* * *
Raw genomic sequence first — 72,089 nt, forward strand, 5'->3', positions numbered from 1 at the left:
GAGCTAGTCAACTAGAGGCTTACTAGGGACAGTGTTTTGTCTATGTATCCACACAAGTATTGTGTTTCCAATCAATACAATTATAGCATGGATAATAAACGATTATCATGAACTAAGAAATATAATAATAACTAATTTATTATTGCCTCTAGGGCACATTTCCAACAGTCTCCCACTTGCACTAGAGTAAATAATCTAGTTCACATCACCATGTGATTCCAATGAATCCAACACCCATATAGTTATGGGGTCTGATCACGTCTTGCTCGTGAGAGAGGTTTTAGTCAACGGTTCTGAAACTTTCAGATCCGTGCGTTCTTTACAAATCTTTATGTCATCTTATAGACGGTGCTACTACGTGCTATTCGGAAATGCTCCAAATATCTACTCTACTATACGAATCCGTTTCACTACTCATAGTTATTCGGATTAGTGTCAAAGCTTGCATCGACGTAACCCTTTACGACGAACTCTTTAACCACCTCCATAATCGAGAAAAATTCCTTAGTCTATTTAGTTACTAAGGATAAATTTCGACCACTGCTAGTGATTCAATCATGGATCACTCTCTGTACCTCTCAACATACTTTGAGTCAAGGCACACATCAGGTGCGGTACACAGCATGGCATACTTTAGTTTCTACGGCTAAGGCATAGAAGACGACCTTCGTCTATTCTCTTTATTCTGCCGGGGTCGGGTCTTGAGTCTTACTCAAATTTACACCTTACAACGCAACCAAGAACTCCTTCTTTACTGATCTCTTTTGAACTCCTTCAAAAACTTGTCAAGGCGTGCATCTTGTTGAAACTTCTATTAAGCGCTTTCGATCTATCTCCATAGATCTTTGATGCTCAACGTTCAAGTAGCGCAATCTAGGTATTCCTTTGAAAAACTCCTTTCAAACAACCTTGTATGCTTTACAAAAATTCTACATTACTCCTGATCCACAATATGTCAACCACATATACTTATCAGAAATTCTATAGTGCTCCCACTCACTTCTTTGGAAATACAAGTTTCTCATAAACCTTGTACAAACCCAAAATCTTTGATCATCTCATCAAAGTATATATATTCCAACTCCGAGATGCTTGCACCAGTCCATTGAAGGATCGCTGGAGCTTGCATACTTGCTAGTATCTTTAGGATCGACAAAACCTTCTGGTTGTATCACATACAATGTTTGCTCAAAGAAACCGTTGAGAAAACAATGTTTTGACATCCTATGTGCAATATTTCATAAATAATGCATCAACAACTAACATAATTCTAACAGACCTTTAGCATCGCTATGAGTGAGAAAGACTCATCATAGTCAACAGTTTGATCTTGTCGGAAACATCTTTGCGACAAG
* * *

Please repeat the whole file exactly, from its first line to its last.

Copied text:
Raw genomic sequence first — 72,089 nt, forward strand, 5'->3', positions numbered from 1 at the left:
GAGCTAGTCAACTAGAGGCTTACTAGGGACAGTGTTTTGTCTATGTATCCACACAAGTATTGTGTTTCCAATCAATACAATTATAGCATGGATAATAAACGATTATCATGAACTAAGAAATATAATAATAACTAATTTATTATTGCCTCTAGGGCACATTTCCAACAGTCTCCCACTTGCACTAGAGTAAATAATCTAGTTCACATCACCATGTGATTCCAATGAATCCAACACCCATATAGTTATGGGGTCTGATCACGTCTTGCTCGTGAGAGAGGTTTTAGTCAACGGTTCTGAAACTTTCAGATCCGTGCGTTCTTTACAAATCTTTATGTCATCTTATAGACGGTGCTACTACGTGCTATTCGGAAATGCTCCAAATATCTACTCTACTATACGAATCCGTTTCACTACTCATAGTTATTCGGATTAGTGTCAAAGCTTGCATCGACGTAACCCTTTACGACGAACTCTTTAACCACCTCCATAATCGAGAAAAATTCCTTAGTCTATTTAGTTACTAAGGATAAATTTCGACCACTGCTAGTGATTCAATCATGGATCACTCTCTGTACCTCTCAACATACTTTGAGTCAAGGCACACATCAGGTGCGGTACACAGCATGGCATACTTTAGTTTCTACGGCTAAGGCATAGAAGACGACCTTCGTCTATTCTCTTTATTCTGCCGGGGTCGGGTCTTGAGTCTTACTCAAATTTACACCTTACAACGCAACCAAGAACTCCTTCTTTACTGATCTCTTTTGAACTCCTTCAAAAACTTGTCAAGGCGTGCATCTTGTTGAAACTTCTATTAAGCGCTTTCGATCTATCTCCATAGATCTTTGATGCTCAACGTTCAAGTAGCGCAATCTAGGTATTCCTTTGAAAAACTCCTTTCAAACAACCTTGTATGCTTTACAAAAATTCTACATTACTCCTGATCCACAATATGTCAACCACATATACTTATCAGAAATTCTATAGTGCTCCCACTCACTTCTTTGGAAATACAAGTTTCTCATAAACCTTGTACAAACCCAAAATCTTTGATCATCTCATCAAAGTATATATATTCCAACTCCGAGATGCTTGCACCAGTCCATTGAAGGATCGCTGGAGCTTGCATACTTGCTAGTATCTTTAGGATCGACAAAACCTTCTGGTTGTATCACATACAATGTTTGCTCAAAGAAACCGTTGAGAAAACAATGTTTTGACATCCTATGTGCAATATTTCATAAATAATGCATCAACAACTAACATAATTCTAACAGACCTTTAGCATCGCTATGAGTGAGAAAGACTCATCATAGTCAACAGTTTGATCTTGTCGGAAACATCTTTGCGACAAG